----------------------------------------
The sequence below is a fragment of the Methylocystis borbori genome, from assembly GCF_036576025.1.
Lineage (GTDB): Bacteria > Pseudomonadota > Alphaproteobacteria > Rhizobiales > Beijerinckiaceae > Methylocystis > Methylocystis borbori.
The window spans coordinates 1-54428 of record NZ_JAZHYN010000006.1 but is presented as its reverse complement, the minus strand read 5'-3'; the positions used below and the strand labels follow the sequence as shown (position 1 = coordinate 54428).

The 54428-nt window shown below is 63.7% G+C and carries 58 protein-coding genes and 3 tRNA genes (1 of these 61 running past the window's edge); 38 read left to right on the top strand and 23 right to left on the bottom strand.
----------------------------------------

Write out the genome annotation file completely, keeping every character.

The sequence below is a fragment of the Methylocystis borbori genome, from assembly GCF_036576025.1.
Lineage (GTDB): Bacteria > Pseudomonadota > Alphaproteobacteria > Rhizobiales > Beijerinckiaceae > Methylocystis > Methylocystis borbori.
The window spans coordinates 1-54428 of record NZ_JAZHYN010000006.1 but is presented as its reverse complement, the minus strand read 5'-3'; the positions used below and the strand labels follow the sequence as shown (position 1 = coordinate 54428).

The 54428-nt window shown below is 63.7% G+C and carries 58 protein-coding genes and 3 tRNA genes (1 of these 61 running past the window's edge); 38 read left to right on the top strand and 23 right to left on the bottom strand.